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Sunday, 18 December 2011

Château Grand Jean 2009, Bordeaux - Laithwaites

The first classic wine region whose wines I got to know properly was Bordeaux and although over the years I've discovered and come to love an number of others, I still have both an affection for, and overall a better level of knowledge about, Bordeaux.

For me, what marks out a decent Bordeaux - at any price point - is texture and food-friendliness. Usually blended from a combination of Cab and Merlot in varying proportions, perhaps with a few other bits thrown in, decent Bordeaux will always have, in addition to fruit and perfume, a good tannic backbone and acidity to stand up to and cut through food.

Bordeaux is often made for the long haul and can need a good few years in bottle - or a couple of hours in the decanter - for the chewy tannins to soften.

Producing wines in larger volumes than Australia, Bordeaux has, surprisingly, a bit of an image problem - at the top end, its First Growth wines are considered investment vehicles and over-priced playthings for Asian billionaires to drink with cola to show off, whilst at the bottom end, its image is perhaps a bit too Gallic and Old World for people accustomed to trendy, New World quaffers with funky labels.

Add in a few underperformers simply trading on the Bordeaux name and reputation, and it is anything but a homogeneous region.

So, all credit to the Bordeaux Wine Council for their Good Food Would Choose Bordeaux campaign which aims to educate us a little about Bordeaux and its food friendliness.

For me, the best of Bordeaux (for price / quality ratio) is to be found, in the UK at least, in the mid-range, say £8 - £20; here, in the homeland of the independent wine merchant, you should expect to find good ageworthy examples of what  Bordeaux should be like - classy and elegant European food wines with impressive tannic structure, wonderful texture, good fruit and rounded acidity.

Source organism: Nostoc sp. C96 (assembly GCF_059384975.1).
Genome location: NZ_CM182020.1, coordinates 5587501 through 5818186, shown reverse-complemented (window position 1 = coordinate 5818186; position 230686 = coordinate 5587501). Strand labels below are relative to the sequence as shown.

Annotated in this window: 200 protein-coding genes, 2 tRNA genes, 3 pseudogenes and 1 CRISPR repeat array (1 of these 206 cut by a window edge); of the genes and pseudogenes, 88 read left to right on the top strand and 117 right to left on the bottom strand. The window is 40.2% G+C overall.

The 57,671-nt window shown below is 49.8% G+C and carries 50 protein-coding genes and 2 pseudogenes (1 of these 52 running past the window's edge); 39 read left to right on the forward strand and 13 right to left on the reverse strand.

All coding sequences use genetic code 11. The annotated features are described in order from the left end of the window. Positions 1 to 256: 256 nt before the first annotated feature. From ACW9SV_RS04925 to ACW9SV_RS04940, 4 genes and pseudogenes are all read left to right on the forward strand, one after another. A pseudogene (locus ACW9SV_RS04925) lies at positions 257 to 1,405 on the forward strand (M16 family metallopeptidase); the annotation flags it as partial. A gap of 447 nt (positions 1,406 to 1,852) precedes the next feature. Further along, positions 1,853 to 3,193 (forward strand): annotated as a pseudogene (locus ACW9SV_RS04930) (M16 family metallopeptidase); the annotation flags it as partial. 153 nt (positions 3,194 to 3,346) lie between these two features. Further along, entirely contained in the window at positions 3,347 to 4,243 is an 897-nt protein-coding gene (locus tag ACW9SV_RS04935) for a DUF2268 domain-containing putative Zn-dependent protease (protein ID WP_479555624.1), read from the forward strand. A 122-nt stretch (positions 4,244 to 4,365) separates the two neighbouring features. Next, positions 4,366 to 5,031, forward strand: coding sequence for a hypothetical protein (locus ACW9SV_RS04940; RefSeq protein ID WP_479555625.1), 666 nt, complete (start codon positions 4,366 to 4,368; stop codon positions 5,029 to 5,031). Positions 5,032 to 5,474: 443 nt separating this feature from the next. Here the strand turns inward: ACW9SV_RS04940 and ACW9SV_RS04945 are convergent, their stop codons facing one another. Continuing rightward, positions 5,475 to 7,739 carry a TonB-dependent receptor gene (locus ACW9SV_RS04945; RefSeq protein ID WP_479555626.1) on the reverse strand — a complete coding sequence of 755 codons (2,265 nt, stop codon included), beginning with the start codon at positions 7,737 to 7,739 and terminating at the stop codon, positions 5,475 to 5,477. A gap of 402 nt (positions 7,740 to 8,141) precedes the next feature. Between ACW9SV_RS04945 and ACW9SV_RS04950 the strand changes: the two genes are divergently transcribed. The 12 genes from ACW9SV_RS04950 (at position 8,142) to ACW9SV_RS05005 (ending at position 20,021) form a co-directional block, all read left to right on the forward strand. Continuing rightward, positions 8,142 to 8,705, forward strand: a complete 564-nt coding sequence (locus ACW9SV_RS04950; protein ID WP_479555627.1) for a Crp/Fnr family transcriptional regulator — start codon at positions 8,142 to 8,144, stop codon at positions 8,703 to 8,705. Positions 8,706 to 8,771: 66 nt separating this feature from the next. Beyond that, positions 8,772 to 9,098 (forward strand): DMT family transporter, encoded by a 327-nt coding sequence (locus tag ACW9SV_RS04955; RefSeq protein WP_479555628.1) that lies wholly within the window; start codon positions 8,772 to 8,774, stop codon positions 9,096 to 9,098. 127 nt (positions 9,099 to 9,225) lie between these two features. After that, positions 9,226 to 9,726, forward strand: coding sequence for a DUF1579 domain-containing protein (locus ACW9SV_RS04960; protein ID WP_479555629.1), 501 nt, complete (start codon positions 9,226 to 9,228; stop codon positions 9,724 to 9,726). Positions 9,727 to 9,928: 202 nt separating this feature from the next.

Sadly, this Laithwaites Chateau Grand Jean 2009 is none of those things; a Merlot-based blend originating from the Entre Deux Mers sub-region, according to the website, it is surprisingly pale in the glass. There is a jammy nose of cooked berry fruit and the palate shows juicy acidity, but has no texture and shows no development. The finish is hot, alcoholic and drying and overall, it feels like a clumsy New World wine with none of the attributes that makes a good Bordeaux.

It is not actually offensively bad in the sense of being unpleasantly acidic or over-sulphured, but it is out of balance and there is nothing here to recommend, so most of this went in the cooking. Which is a shame for a wine that costs nearly £10 before delivery charges.

I've had better (at least, less disappointing) wines from Laithwaites than this for less money and certainly better examples of Bordeaux for less.

Amazingly, the Laithwaites website tells me it has won an award: the Concours Agricole De Bordeaux 2010, France.

It's understandable that Laithwaites has a sub-standard wine on its list (even if I would be quietly having a word about alternative employment with the person who selected this one) but what surprises me most is that somebody at the Bordeaux Wine Council thought this a good example to introduce people to Bordeaux wines in general.

There are some great wines from Bordeaux, but sadly this just isn't one of them IMHO.

£9.49 plus delivery; provided for review.


Good Food Would Choose Bordeaux - http://www.goodfoodwouldchoosebordeaux.com/
Laithwaites - http://www.laithwaites.co.uk/

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